The thesis is that Ed Miliband was right not to march with the unions. There is much about the lack of wisdom of “playing to our own constituency” rather than the one we need to win. There is much about appearing economically credible; giving as little room as possible to the media to present EM as radical. Five reasons are sighted: 1. It was a TUC not a Labour demo and so the party did not have control of the message; 2. The demo was addressing the wrong constituency, i.e. people who will vote Labour anyway – it is middle England we need to “win over”; 3. The visuals – it would give media the opportunity to present EM as a militant lefty; 4. The message can be distorted (see 1); 5. EM will be seen as being “in the pocket of the Unions”. It was clear to me that, sadly, this sort of thinking had informed EM’s speech.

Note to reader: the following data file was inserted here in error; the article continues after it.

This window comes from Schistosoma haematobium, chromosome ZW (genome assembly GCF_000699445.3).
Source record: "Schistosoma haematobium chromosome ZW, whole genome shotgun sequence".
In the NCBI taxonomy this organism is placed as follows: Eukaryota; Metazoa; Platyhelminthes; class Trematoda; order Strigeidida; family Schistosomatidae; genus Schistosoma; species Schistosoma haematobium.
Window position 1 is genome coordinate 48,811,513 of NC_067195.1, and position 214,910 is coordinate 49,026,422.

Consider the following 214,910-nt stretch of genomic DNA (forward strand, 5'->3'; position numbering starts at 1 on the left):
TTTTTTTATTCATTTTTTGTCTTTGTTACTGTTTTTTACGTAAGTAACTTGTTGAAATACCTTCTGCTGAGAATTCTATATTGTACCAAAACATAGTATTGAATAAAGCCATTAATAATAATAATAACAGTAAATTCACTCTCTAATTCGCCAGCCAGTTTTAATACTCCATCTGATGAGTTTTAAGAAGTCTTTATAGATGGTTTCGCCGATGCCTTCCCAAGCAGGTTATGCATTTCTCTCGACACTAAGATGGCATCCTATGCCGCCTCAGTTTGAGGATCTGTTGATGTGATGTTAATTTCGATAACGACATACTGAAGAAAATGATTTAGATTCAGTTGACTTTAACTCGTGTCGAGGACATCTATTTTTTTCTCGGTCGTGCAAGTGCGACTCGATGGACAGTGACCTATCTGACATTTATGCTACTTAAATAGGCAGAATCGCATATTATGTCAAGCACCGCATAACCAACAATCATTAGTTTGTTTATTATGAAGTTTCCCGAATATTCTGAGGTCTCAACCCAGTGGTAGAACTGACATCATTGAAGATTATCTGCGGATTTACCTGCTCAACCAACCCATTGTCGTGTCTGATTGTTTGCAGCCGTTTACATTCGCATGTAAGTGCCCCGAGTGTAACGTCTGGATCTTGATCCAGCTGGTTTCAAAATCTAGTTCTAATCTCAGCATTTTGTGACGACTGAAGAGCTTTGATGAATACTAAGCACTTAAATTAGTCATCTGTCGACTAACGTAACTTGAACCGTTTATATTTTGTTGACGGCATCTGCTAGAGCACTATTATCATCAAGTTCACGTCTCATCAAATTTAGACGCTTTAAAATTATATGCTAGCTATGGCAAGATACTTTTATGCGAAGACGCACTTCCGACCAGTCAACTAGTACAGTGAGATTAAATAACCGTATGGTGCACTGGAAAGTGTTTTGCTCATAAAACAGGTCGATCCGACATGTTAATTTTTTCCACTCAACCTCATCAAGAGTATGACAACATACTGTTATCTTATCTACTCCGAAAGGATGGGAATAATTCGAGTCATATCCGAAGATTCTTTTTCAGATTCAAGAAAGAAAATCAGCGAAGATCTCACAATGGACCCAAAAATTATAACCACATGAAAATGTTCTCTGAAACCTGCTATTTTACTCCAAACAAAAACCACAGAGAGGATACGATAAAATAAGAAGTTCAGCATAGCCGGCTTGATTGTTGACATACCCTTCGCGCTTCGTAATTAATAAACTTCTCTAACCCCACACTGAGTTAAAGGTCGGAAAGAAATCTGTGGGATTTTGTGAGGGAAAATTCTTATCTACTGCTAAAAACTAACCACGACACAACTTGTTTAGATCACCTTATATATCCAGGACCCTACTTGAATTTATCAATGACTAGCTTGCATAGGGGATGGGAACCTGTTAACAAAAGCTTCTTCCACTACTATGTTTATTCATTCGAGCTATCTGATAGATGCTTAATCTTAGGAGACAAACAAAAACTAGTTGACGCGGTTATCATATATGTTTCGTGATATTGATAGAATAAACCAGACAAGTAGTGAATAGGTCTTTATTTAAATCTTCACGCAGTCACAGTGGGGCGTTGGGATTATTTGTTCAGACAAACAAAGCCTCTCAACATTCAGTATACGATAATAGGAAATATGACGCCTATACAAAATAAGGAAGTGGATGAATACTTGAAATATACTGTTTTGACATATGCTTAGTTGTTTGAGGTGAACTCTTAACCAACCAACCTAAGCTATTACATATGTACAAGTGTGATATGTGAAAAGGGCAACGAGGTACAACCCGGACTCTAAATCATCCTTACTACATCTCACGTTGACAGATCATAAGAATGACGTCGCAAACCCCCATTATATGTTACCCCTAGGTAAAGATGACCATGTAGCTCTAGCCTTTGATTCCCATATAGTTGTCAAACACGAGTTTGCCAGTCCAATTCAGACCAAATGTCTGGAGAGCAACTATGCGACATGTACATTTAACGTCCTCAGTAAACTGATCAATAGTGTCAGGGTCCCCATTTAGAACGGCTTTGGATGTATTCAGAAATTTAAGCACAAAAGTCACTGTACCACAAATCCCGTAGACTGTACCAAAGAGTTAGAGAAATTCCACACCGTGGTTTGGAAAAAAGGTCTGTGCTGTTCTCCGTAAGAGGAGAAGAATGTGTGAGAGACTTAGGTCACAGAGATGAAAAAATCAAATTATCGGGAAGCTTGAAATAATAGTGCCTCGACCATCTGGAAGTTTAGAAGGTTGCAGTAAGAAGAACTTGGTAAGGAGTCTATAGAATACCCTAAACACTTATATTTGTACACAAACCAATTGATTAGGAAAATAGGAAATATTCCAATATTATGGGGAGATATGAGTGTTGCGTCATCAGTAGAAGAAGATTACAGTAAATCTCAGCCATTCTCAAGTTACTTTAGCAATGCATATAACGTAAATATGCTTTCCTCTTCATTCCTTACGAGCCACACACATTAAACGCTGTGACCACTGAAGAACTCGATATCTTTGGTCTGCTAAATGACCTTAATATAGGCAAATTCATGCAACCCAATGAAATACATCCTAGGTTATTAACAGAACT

I thought, naively, that the political process flows from what one believes is right and fair. If it is what voters also believe is right and fair, then they will vote for you. If it is not then you try to convince them that it is right and fair. A basis of truth. A basis of leadership. When did politics become so perverse, so flipped on its head, that the starting point is what “plays best” as right and fair to the undecided, marginal voters?

Leadership is about conviction. It is not about ditching views which may be unpopular in some quarters. Looking at a poll showing what the target voters think about X issue and going “let’s say that!” is not Leading. It is not even Following. It is Pandering.